- Associated Press - Sunday, October 3, 2010

LOS ANGELES (AP) - On his final day managing the Los Angeles Dodgers, Joe Torre went old school.

“I did something that hasn’t been done for years. I wrote out a lineup card. No computer today,” he said Sunday, 29 years after his career on the bench began with the New York Mets. “I figured I wrote out the first one. Let me write out the last one.”

Torre gave the original card to Dodgers starter Ted Lilly and made copies for his coaching staff. He planned to keep his No. 6 jersey.

Torre felt more nostalgia in his final game against the Arizona Diamondbacks than sadness since he’s the one who decided to call it a career on the bench.

“I’m looking forward to the next part of it,” he said. “At some point, you got to spend more time somewhere else.”

Torre ended with a 3-1 win over Arizona. He wasn’t the only manager retiring. Toronto’s Cito Gaston oversaw his final game at Minnesota, going out a 2-1 winner.

“I’ve been asked this morning two or three times how I feel about putting on the uniform for the last time,” Gaston said. “When I take it off today and I get on the plane and I’m flying home, I think the moment will hit me.”

Atlanta’s Bobby Cox had his career extended when the Braves beat Philadelphia 8-7, prompting fans to chant his name. Cox, who is 69, plans to retire after the season and remain with the team as a consultant.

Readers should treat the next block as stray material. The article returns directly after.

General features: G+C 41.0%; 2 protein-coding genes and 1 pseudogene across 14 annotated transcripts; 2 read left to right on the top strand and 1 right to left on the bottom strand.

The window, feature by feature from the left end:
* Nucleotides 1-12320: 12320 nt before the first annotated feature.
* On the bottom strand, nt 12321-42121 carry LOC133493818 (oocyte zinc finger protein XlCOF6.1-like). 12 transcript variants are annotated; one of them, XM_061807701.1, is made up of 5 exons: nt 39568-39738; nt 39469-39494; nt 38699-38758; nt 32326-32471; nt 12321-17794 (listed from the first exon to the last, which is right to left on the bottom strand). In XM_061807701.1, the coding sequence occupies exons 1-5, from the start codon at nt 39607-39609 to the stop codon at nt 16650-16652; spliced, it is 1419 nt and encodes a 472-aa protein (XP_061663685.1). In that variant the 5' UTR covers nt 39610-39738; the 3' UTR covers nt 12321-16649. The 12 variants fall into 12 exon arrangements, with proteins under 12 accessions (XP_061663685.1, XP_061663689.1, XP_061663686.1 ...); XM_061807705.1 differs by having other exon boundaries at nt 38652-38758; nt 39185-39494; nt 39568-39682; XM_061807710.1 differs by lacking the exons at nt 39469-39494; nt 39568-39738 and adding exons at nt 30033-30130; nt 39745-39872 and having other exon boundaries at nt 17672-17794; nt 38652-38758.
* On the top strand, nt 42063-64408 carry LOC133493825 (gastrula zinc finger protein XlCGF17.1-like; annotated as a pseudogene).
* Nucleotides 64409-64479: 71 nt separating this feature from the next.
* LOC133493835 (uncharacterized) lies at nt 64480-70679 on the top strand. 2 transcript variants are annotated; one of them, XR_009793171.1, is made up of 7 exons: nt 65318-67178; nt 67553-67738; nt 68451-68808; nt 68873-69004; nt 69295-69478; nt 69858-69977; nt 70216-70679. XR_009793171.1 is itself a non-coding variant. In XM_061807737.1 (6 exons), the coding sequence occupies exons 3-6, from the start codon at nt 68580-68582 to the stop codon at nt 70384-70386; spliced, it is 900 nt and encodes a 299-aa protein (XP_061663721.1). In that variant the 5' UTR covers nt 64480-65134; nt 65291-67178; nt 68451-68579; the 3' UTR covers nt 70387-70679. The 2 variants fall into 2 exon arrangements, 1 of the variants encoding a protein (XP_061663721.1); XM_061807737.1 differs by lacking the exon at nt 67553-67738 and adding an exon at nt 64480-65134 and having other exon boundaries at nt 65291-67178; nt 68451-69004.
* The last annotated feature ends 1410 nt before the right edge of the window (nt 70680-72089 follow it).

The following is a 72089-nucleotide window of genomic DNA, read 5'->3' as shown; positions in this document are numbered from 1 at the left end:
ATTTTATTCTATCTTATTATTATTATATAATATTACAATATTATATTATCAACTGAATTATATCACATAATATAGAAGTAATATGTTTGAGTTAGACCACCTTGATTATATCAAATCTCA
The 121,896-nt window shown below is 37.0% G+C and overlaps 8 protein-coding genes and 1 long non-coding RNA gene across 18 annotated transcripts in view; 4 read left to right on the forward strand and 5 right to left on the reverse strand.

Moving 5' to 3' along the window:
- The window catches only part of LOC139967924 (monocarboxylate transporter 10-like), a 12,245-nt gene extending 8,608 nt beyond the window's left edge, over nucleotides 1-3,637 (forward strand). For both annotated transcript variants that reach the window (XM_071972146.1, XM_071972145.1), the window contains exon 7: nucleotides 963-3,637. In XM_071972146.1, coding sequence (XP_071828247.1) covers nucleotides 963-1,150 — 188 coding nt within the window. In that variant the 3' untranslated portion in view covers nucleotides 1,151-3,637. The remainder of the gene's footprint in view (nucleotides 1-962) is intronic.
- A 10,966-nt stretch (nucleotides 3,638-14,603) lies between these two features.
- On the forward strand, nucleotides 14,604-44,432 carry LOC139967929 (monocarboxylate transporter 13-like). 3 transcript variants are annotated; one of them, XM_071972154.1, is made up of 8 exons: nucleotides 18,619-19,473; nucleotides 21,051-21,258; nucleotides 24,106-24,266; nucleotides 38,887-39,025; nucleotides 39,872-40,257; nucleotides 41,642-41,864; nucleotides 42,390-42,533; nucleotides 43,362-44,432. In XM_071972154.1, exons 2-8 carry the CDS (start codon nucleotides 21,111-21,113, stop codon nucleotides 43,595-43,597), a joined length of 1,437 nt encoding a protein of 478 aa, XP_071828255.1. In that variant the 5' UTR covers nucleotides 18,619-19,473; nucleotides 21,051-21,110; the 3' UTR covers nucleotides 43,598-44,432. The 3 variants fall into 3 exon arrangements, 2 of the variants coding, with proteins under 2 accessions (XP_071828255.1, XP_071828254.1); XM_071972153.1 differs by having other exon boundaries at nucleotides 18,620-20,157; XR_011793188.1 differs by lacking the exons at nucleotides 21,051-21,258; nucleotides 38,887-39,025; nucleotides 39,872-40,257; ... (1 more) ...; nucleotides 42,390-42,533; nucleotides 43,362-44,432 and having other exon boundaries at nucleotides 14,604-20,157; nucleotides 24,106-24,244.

“I’ll miss managing, but I’m going to be connected just a tiny bit to the organization where I can have my own schedule,” he said. “My intentions are to go down and mingle some with the minor leaguers, cheer them up a bit during the course of the season. It’s a grind and I always enjoyed somebody from the office coming to visit when I was a player down there.”

The Braves won the NL wild card and got a first-round playoff matchup with San Francisco after the Giants beat San Diego 3-0.

Atlanta paid tribute to Cox on Saturday, when he received a new car from the team and a cruise from his players.

Cox ranks fourth on the regular-season wins list with 2,504, trailing Connie Mack (3,776), John McGraw (2,840) and the St. Louis Cardinals’ Tony La Russa (2,638). Torre is next with 2,326.

Gaston won two World Series titles, in 1992 and 1993, during a managerial run that ended in 1997. He returned to Toronto as a hitting coach from 2000-01 and took over as manager again in June 2008, going 211-201 in his second stint. Overall, Gaston was 893-837.

Gaston said he thinks he’ll be remembered for his fairness with his players.

“Not too many players like coaches or managers anymore. They don’t trust them. I would like to think I’m the most fair manager that they’re ever going to be around,” he said.

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